ONC awards $2M to new 2023 LEAP in Health IT winners

ONC awards $2M to new 2023 LEAP in Health IT winners

The Office of the National Coordinator for Health IT this week announced $2 million in new award funding for the most recent innovation projects under its Leading Edge Acceleration Projects in Health Information Technology initiative.

The LEAP in Health IT program is meant to recognize and encourage healthcare organizations that are pioneering new approaches and tools to harness information technology toward better care delivery, advance clinical research capabilities and help solve long standing challenges, especially around data interoperability.

For this year’s edition, ONC put a special emphasis on two research imperatives:

  • Exploring the use of advanced HL7 Fast Healthcare Interoperability Resources capabilities

  • Identifying data quality improvements for United States Core Data for Interoperability data elements.

For their work on FHIR uses cases and data quality for USCDI, respectively, the agency is funding HEALTHeLINK, the not-for-profit regional health information organization for western New York, and Boston Children’s Hospital for further innovation research.

Exploring advanced FHIR capabilities

HEALTHeLINK – where hospitals, physicians, payers and others collaborate across eight western New York counties to exchange clinical information – be working on a new project, “Advanced FHIR Capabilities for Advance Care Planning Use Cases to Improve Patient Care.”

It will focus on the challenge of advance care planning documents aggregated from disparate sources and not easily accessible at the point care.

The plan is for HEALTHeLINK to explore FHIR-focused software development using open-source code, implementation, testing and piloting under real-world conditions, with the following objectives, according to ONC:

  1. Demonstrate advanced FHIR for the onboarding use case to aggregate advance directive (AD) metadata and PDFs from primary care practices and hospitals via electronic health record (EHR) vendors.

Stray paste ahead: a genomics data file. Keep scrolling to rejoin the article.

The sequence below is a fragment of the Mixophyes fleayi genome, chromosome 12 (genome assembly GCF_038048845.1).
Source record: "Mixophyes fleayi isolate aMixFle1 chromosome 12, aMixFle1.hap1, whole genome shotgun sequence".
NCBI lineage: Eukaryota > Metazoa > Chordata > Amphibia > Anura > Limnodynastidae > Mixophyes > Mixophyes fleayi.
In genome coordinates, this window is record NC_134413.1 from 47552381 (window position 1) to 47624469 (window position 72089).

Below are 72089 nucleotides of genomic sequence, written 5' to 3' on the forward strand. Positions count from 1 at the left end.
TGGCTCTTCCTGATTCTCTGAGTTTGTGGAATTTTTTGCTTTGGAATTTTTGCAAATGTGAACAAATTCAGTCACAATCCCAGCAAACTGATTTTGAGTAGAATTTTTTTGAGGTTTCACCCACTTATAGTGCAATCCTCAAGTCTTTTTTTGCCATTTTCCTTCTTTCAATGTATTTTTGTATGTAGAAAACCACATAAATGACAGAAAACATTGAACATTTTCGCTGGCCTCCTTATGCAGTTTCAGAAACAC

2. Demonstrate advanced FHIR for the HIE/interoperability use case.

  3. Demonstrate advanced FHIR real time query by adding AD data sources, such as eMOLST (NY repository) and My Directives (national repository).

  4. Demonstrate advanced SMART on FHIR app and FHIR application programming interface (API) endpoint use case with primary care providers, hospitals, hospices, and emergency medical services (EMS) personnel.

  5. Demonstrate advanced FHIR real time trigger and real time query for emergency departments, pre-visit planning, and AD use cases.

  6. Develop HIE AD data analytics and reporting for population health activities, research, and targeted community education to increase AD use and reduce disparities.

The goal is to speed the adoption of advanced FHIR by showing its value for solving complex problems in healthcare interoperability.

Quality improvements for USCDI

Boston Children’s Hospital, meanwhile, will be focused on CumulusQ: an open-source platform for improving FHIR data quality across the ecosystem. The project aims to develop and build out  an interoperable health IT ecosystem enabling easier access to high-quality, standardized healthcare data – with a key focus on United States Core Data for Interoperability data elements in FHIR format, critical to ONC’s TEFCA efforts.

The objectives, according to the agency:

  1. Formulate and implement an iterative process to comprehend and assess the quality of both structured and unstructured USCDI elements

  2. Materialize the iterative process from Objective 1 into an easily deployable, open-source infrastructure leveraging FHIR APIs in care delivery sites

  3. Implement the tooling from Objective 2 at multiple sites in the CumulusQ network, and once refined, disseminate a snapshot of the data quality at those sites as a representative benchmark, with root cause analysis of data anomalies

ONC set up the LEAP in Health IT Program five years ago, as an effort to fund leading-edge research on a variety of clinical and technological imperatives, such as decision support at the point of care, population-level data-focused APIs, tools to make electronic health records more AI-ready, referral management strategies that address social determinants of health and more.

In 2020, for instance, the awards funded a range of hospitals, health systems, HIEs and public health agencies with $2.7 million to study a variety of interoperability and data exchange projects.

“We are eager to see these new awardees get started and what they can do leveraging FHIR and USCDI,” said Steve Posnack, deputy national coordinator for health information technology, in a statement.

Mike Miliard is executive editor of Healthcare IT News
Email the writer: mike.miliard@himssmedia.com

Healthcare IT News is a HIMSS publication.

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